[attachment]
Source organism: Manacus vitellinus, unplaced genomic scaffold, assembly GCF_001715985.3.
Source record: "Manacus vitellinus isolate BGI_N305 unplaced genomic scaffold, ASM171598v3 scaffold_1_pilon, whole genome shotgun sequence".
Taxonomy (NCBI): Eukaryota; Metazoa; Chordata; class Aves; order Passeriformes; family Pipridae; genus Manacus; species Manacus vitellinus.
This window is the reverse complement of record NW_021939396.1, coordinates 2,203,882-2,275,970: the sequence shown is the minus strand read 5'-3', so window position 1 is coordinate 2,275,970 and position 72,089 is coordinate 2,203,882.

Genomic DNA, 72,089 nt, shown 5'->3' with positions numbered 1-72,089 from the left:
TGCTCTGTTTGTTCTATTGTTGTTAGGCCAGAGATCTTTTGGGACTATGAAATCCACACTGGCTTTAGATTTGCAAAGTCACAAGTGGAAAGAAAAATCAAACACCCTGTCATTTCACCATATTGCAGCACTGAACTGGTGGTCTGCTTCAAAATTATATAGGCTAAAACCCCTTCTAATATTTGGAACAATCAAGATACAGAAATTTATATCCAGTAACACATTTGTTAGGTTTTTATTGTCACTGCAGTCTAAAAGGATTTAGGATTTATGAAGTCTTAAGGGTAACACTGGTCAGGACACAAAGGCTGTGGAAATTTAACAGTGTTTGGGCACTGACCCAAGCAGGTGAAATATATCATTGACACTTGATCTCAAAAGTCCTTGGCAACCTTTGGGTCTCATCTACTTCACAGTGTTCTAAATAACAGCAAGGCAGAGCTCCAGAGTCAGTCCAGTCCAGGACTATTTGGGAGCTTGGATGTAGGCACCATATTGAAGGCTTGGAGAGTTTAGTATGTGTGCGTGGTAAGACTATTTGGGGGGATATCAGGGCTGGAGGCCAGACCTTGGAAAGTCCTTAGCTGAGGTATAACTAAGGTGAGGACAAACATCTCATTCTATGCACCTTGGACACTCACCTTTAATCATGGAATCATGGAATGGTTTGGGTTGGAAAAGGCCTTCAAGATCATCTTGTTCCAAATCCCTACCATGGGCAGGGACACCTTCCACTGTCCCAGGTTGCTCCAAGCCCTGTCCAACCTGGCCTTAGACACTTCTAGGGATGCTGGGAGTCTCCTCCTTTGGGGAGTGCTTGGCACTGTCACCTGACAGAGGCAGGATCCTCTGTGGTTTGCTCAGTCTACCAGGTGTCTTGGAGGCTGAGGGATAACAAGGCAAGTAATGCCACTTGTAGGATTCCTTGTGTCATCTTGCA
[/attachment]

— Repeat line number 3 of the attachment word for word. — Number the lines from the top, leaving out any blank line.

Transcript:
Taxonomy (NCBI): Eukaryota; Metazoa; Chordata; class Aves; order Passeriformes; family Pipridae; genus Manacus; species Manacus vitellinus.